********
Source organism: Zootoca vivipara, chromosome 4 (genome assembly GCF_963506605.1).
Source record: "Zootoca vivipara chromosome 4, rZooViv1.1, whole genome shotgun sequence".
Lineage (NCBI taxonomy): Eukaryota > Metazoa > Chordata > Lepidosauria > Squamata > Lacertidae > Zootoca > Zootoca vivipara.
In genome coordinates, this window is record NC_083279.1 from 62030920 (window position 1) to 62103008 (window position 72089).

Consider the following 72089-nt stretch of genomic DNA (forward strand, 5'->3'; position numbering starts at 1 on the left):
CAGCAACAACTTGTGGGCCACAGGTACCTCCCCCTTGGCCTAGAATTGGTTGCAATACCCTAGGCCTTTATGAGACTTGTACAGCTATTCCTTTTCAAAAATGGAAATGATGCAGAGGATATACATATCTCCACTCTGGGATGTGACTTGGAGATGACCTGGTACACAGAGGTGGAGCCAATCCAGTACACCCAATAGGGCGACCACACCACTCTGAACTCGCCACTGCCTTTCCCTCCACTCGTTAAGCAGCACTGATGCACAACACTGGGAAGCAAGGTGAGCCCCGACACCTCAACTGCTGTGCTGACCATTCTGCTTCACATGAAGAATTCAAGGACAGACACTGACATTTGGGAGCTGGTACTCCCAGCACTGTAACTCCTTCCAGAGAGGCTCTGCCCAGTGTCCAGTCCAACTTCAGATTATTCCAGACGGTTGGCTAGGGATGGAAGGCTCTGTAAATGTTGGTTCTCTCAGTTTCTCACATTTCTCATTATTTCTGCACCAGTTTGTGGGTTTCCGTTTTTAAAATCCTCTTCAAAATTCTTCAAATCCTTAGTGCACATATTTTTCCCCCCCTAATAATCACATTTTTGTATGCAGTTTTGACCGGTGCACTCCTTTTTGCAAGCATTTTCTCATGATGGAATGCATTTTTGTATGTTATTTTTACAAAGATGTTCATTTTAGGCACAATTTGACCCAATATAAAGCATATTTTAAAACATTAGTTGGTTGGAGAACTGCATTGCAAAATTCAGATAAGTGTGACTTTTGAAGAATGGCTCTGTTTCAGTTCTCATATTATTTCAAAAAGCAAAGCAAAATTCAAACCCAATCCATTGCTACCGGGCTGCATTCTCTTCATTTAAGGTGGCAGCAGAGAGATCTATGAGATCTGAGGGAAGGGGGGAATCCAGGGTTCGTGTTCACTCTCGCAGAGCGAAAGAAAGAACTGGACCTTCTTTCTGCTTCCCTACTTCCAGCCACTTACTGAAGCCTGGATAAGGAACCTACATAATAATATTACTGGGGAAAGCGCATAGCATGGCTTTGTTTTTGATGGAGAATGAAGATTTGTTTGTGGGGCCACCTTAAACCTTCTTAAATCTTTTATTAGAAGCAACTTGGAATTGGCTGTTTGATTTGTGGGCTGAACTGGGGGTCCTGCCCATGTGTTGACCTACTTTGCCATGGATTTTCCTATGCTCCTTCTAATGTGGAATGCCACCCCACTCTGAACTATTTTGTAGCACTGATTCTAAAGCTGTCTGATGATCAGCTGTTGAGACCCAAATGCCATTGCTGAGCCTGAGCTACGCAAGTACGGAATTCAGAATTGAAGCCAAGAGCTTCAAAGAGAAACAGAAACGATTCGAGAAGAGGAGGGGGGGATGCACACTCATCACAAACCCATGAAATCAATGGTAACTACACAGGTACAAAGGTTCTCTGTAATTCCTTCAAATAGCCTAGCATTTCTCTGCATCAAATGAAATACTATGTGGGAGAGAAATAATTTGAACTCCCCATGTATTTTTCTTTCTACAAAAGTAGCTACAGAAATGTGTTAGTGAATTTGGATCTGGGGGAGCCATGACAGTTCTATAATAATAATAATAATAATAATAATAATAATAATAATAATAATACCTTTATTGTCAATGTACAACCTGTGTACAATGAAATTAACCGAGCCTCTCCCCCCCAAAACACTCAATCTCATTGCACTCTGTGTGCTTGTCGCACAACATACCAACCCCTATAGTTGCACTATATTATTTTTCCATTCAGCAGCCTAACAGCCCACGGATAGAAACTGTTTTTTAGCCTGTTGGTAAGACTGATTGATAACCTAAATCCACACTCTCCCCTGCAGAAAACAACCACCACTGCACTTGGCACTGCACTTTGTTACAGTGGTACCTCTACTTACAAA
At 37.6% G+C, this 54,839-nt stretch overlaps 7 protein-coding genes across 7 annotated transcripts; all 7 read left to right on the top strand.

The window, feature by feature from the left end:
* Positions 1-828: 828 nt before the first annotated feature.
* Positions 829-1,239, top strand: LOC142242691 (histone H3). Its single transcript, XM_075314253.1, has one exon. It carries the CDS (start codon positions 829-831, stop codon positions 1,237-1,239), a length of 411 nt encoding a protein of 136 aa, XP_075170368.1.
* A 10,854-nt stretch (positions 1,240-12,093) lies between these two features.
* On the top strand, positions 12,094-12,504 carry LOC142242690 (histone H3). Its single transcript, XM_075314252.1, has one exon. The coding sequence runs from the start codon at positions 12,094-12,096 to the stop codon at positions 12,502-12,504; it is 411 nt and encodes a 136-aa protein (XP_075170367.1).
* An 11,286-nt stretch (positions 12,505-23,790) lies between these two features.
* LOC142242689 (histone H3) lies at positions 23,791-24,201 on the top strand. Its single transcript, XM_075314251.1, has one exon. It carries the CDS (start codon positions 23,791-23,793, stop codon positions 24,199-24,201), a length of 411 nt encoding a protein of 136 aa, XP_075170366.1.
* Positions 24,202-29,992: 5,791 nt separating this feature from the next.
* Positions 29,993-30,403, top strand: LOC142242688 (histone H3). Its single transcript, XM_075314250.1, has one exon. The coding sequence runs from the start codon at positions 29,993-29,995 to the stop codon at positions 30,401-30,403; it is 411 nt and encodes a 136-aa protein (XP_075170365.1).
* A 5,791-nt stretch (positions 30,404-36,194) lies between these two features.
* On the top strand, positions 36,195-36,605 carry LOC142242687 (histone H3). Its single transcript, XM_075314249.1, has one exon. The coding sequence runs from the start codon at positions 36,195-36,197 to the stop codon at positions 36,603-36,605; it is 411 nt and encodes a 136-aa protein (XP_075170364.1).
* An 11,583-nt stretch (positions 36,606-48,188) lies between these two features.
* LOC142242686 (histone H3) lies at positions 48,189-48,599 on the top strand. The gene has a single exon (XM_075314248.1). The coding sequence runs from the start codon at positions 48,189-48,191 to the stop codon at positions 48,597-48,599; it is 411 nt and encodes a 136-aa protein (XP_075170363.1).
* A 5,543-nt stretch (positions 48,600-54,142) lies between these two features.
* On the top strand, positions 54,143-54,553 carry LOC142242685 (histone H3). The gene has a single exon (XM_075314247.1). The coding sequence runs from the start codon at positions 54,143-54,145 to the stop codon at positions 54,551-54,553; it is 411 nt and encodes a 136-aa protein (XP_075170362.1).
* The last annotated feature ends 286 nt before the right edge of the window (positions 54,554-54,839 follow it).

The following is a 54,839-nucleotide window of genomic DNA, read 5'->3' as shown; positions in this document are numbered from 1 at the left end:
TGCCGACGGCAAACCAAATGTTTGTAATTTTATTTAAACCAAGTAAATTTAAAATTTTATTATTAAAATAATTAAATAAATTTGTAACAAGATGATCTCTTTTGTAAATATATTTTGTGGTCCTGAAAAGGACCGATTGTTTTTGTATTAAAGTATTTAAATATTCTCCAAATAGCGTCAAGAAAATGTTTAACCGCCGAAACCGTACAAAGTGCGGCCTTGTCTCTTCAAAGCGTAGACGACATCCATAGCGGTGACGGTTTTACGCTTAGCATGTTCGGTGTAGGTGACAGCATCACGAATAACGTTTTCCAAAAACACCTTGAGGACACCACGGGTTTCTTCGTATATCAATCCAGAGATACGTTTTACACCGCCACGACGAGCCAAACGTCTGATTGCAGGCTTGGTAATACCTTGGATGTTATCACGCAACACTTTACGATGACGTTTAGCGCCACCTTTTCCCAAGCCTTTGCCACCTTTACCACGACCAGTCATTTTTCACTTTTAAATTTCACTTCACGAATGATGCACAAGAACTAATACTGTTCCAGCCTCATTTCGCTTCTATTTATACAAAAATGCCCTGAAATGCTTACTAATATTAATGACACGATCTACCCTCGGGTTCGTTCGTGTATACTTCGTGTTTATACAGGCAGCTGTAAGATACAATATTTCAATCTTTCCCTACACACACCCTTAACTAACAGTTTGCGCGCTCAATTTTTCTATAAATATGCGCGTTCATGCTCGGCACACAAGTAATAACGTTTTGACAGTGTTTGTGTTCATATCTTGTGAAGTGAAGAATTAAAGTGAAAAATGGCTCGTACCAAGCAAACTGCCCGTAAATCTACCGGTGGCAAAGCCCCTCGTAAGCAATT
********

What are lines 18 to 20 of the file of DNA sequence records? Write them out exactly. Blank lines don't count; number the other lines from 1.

* On the top strand, positions 36,195-36,605 carry LOC142242687 (histone H3). Its single transcript, XM_075314249.1, has one exon. The coding sequence runs from the start codon at positions 36,195-36,197 to the stop codon at positions 36,603-36,605; it is 411 nt and encodes a 136-aa protein (XP_075170364.1).
* An 11,583-nt stretch (positions 36,606-48,188) lies between these two features.
* LOC142242686 (histone H3) lies at positions 48,189-48,599 on the top strand. The gene has a single exon (XM_075314248.1). The coding sequence runs from the start codon at positions 48,189-48,191 to the stop codon at positions 48,597-48,599; it is 411 nt and encodes a 136-aa protein (XP_075170363.1).